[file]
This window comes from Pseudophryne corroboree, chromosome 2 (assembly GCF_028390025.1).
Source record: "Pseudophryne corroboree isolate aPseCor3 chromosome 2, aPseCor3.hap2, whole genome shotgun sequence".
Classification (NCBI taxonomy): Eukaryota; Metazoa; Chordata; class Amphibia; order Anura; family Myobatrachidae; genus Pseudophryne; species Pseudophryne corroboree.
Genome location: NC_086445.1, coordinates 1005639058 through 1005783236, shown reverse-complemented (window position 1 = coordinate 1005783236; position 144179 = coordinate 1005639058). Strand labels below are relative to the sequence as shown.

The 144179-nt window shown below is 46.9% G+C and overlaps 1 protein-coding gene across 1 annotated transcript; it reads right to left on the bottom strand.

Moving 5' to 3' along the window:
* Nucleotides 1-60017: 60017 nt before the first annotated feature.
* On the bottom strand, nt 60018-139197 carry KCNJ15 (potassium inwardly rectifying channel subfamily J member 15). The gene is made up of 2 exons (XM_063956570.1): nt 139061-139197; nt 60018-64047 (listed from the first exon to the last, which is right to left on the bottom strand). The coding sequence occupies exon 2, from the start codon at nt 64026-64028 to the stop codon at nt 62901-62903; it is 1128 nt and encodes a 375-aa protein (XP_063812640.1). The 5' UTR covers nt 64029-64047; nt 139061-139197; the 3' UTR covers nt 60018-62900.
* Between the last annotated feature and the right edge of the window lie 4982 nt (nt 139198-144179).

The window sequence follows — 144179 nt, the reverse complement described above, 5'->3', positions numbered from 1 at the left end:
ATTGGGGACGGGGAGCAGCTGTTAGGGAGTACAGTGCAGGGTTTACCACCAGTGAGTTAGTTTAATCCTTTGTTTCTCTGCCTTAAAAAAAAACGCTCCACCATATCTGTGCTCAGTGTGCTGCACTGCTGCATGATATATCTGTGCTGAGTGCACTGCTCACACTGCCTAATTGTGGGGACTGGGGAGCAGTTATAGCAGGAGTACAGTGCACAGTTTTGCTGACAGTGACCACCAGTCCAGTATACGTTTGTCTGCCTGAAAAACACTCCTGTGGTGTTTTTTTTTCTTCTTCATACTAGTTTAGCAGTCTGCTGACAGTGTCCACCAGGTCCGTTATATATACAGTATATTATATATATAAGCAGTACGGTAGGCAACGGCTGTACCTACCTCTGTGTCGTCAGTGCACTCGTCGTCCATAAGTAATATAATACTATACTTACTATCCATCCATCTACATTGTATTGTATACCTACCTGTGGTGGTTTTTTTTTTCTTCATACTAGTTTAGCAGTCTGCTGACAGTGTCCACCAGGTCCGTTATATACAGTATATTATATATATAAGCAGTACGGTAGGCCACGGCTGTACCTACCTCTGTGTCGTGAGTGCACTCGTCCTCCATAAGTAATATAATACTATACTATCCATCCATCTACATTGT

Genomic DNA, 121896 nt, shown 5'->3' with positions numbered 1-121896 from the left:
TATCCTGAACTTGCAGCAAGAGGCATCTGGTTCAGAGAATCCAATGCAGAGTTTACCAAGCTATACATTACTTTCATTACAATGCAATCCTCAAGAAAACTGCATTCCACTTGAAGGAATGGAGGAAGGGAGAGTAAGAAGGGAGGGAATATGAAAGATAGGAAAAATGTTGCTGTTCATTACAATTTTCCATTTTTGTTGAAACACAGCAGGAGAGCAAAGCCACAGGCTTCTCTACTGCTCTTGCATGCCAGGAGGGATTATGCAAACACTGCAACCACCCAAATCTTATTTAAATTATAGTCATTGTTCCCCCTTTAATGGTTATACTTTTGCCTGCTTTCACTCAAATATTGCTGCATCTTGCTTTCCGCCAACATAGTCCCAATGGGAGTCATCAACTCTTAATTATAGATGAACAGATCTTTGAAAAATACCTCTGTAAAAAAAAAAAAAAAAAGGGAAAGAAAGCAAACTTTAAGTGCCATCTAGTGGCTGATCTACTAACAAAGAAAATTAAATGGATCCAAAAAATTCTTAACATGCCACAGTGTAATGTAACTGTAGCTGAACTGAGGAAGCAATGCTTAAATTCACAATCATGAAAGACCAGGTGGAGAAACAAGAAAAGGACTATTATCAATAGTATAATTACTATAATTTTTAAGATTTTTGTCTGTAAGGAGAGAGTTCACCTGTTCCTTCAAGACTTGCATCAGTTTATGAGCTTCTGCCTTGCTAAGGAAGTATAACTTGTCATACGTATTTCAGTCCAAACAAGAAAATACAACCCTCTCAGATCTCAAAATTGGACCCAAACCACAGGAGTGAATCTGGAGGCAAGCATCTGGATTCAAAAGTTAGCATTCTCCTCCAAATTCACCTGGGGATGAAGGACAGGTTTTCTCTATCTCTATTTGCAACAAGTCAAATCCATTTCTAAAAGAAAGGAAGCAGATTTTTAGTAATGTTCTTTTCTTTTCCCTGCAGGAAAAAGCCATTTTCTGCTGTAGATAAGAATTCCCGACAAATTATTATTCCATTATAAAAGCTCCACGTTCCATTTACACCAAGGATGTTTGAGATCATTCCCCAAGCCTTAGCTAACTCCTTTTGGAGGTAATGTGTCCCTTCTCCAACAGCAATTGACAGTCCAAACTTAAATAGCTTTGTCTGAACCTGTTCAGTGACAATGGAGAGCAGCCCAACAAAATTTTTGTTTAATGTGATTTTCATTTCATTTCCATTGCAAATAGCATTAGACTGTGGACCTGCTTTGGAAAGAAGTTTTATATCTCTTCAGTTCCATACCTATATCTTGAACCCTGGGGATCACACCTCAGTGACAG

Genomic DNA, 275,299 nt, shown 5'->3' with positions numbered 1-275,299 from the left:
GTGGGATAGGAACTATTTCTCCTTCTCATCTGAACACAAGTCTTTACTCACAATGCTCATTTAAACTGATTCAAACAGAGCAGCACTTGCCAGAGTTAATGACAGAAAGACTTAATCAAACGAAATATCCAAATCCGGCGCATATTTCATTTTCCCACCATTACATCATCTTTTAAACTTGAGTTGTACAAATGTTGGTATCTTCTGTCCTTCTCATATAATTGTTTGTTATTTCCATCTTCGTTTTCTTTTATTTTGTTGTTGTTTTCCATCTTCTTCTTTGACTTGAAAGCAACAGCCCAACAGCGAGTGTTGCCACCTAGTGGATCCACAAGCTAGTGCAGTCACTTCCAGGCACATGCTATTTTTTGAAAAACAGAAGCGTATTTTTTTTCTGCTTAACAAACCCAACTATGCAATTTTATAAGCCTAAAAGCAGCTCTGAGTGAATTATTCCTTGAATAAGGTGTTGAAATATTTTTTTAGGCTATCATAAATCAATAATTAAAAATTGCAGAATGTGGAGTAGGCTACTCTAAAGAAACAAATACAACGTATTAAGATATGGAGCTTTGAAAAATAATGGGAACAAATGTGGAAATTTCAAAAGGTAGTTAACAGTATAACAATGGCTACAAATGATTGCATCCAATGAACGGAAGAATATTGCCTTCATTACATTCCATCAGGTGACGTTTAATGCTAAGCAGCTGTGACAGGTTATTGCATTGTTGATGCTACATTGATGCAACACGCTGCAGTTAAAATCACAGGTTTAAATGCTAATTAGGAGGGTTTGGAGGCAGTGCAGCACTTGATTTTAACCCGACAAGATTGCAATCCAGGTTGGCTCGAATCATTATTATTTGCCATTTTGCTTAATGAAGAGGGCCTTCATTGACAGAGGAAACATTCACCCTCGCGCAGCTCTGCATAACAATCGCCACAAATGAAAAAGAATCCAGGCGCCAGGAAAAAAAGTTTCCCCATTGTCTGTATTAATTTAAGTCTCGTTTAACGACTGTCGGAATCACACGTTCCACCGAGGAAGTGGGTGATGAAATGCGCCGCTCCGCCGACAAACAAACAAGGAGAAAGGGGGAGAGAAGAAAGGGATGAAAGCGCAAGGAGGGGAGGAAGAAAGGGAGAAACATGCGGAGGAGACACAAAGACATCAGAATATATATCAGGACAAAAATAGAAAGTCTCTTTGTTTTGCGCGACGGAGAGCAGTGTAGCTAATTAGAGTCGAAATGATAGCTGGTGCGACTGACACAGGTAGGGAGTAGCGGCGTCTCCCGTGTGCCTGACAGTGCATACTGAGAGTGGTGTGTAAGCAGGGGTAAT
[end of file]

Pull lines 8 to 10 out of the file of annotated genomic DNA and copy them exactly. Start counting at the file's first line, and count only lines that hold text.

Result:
* On the bottom strand, nt 60018-139197 carry KCNJ15 (potassium inwardly rectifying channel subfamily J member 15). The gene is made up of 2 exons (XM_063956570.1): nt 139061-139197; nt 60018-64047 (listed from the first exon to the last, which is right to left on the bottom strand). The coding sequence occupies exon 2, from the start codon at nt 64026-64028 to the stop codon at nt 62901-62903; it is 1128 nt and encodes a 375-aa protein (XP_063812640.1). The 5' UTR covers nt 64029-64047; nt 139061-139197; the 3' UTR covers nt 60018-62900.
* Between the last annotated feature and the right edge of the window lie 4982 nt (nt 139198-144179).

The window sequence follows — 144179 nt, the reverse complement described above, 5'->3', positions numbered from 1 at the left end: